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            Restricted structural gene polymorphism in the Mycobacterium tuberculosis complex indicates evolutionarily recent global dissemination.

            One-third of humans are infected with Mycobacterium tuberculosis, the causative agent of tuberculosis. Sequence analysis of two megabases in 26 structural genes or loci in strains recovered globally discovered a striking reduction of silent nucleotide substitutions compared with other human bacterial pathogens. The lack of neutral mutations in structural genes indicates that M. tuberculosis is evolutionarily young and has recently spread globally. Species diversity is largely caused by rapidly evolving insertion sequences, which means that mobile element movement is a fundamental process generating genomic variation in this pathogen. Three genetic groups of M. tuberculosis were identified based on two polymorphisms that occur at high frequency in the genes encoding catalase-peroxidase and the A subunit of gyrase. Group 1 organisms are evolutionarily old and allied with M. bovis, the cause of bovine tuberculosis. A subset of several distinct insertion sequence IS6110 subtypes of this genetic group have IS6110 integrated at the identical chromosomal insertion site, located between dnaA and dnaN in the region containing the origin of replication. Remarkably, study of approximately 6,000 isolates from patients in Houston and the New York City area discovered that 47 of 48 relatively large case clusters were caused by genotypic group 1 and 2 but not group 3 organisms. The observation that the newly emergent group 3 organisms are associated with sporadic rather than clustered cases suggests that the pathogen is evolving toward a state of reduced transmissability or virulence.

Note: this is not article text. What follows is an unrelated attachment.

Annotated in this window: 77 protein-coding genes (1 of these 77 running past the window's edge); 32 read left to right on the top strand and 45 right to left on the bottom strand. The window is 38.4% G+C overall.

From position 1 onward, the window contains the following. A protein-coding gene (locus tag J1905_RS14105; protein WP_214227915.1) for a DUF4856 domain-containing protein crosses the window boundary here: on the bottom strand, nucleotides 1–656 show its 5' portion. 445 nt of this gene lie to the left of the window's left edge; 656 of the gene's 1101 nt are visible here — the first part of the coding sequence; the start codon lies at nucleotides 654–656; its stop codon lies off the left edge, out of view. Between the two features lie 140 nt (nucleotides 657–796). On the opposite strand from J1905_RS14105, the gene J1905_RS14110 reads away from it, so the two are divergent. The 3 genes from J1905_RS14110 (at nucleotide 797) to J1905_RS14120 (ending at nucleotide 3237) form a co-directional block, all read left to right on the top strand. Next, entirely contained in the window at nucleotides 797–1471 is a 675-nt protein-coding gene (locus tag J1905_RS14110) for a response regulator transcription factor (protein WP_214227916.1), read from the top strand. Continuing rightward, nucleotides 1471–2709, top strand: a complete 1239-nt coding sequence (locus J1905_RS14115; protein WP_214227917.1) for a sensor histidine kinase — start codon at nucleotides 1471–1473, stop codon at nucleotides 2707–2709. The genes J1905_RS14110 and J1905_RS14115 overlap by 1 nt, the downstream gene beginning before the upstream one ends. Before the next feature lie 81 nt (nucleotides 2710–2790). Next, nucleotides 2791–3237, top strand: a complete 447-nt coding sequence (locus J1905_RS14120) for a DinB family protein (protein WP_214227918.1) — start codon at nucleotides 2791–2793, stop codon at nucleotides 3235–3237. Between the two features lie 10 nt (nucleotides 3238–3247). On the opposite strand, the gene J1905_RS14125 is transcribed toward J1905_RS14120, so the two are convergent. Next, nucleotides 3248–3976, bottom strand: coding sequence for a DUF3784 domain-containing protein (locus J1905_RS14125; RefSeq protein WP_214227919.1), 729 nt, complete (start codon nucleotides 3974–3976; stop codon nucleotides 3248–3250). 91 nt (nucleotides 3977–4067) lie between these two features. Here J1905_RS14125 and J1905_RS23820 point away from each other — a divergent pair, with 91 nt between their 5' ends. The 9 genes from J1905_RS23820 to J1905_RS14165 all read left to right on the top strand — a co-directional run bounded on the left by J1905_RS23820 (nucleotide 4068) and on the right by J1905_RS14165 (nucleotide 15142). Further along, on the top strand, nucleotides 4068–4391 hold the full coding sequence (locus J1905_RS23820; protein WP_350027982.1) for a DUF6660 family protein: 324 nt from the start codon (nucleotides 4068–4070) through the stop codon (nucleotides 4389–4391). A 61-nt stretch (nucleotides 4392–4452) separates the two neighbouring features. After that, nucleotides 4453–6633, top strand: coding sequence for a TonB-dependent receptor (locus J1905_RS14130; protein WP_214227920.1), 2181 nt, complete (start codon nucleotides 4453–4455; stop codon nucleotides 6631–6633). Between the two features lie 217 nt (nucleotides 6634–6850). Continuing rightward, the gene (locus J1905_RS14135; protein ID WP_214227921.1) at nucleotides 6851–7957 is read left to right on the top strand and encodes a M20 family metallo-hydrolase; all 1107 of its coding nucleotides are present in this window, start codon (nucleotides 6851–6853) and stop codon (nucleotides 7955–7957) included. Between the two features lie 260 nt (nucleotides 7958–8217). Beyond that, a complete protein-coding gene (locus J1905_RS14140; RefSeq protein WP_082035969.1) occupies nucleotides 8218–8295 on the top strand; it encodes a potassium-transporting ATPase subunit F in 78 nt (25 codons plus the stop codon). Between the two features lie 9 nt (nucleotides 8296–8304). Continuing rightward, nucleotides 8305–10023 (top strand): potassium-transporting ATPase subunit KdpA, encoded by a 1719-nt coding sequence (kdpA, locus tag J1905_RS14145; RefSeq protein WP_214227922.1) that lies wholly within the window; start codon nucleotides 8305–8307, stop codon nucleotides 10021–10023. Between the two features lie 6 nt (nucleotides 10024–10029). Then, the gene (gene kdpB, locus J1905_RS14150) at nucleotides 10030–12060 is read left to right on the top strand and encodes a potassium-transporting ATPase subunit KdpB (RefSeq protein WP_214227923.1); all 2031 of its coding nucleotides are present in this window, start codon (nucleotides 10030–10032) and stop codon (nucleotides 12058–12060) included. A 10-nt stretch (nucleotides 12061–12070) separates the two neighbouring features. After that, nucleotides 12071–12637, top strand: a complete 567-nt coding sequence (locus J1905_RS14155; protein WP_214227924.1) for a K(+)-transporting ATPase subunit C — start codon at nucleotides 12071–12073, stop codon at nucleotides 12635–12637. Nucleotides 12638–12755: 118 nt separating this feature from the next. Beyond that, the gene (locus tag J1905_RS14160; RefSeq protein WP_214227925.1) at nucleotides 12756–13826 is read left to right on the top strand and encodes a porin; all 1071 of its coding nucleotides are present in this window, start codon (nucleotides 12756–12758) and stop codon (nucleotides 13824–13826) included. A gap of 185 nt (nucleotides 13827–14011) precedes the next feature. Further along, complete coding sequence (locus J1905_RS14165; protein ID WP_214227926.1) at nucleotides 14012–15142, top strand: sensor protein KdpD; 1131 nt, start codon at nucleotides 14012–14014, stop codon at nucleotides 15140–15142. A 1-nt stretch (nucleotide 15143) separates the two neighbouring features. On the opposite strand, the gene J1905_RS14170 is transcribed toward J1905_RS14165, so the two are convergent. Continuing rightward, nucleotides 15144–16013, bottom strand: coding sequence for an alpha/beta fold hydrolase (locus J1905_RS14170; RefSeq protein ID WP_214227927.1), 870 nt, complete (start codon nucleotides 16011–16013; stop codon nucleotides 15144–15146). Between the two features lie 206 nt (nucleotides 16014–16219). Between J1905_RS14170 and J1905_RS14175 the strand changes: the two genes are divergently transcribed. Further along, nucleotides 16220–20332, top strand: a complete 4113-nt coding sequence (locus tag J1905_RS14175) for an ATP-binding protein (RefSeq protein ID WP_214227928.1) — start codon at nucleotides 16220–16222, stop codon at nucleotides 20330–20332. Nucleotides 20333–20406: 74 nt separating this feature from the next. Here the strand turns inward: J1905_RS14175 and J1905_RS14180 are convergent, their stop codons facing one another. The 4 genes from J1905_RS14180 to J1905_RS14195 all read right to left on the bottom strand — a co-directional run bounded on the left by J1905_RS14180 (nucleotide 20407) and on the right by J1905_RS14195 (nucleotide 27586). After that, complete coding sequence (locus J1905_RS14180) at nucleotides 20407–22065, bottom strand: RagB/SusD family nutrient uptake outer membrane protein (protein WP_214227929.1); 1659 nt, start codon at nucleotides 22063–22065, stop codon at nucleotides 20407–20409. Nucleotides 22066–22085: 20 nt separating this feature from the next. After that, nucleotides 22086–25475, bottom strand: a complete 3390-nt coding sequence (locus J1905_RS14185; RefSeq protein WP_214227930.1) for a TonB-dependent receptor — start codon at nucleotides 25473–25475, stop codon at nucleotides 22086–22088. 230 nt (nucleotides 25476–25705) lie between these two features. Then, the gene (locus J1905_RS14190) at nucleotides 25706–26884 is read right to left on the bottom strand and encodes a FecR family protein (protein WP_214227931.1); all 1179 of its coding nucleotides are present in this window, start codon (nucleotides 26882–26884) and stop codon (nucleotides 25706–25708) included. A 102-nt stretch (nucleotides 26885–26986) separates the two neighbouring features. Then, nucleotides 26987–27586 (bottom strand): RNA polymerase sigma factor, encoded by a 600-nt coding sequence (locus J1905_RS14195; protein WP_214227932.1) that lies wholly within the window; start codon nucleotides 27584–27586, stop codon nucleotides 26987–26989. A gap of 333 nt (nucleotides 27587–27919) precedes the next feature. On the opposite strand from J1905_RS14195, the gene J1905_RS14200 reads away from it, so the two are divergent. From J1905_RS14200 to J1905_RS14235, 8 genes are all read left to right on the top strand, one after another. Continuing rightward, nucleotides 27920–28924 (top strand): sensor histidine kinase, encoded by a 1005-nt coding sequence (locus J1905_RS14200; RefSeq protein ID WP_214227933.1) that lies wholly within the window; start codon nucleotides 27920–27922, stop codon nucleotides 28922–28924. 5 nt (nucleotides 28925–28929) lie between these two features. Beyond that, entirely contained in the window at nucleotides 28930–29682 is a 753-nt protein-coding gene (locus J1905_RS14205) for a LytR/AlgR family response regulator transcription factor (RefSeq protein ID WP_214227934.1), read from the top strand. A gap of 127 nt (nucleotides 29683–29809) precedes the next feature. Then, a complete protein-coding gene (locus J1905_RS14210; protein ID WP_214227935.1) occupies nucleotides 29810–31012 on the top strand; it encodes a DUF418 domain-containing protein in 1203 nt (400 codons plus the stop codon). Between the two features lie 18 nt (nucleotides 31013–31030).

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              Differentiation of Mycobacterium tuberculosis complex by PCR amplification of genomic regions of difference.

              Differentiation of members of the Mycobacterium tuberculosis complex by conventional mycobacteriological methods is time consuming, making surveillance of species-specific disease difficult. A two-step, multiplex polymerase chain reaction (PCR) method based on genomic regions of difference (RD1, RD1(mic), RD2(seal), RD4, RD9 and RD12) was developed for the differentiation of M. canettii, M. tuberculosis, M. africanum, M. microti, M. pinnipedii, M. caprae, M. bovis and M. bovis BCG. The size of the respective multiplex PCR amplification products corresponded to the presence of the different M. tuberculosis complex members. This method allows for rapid differentiation, making it suitable for routine laboratories and surveillance purposes.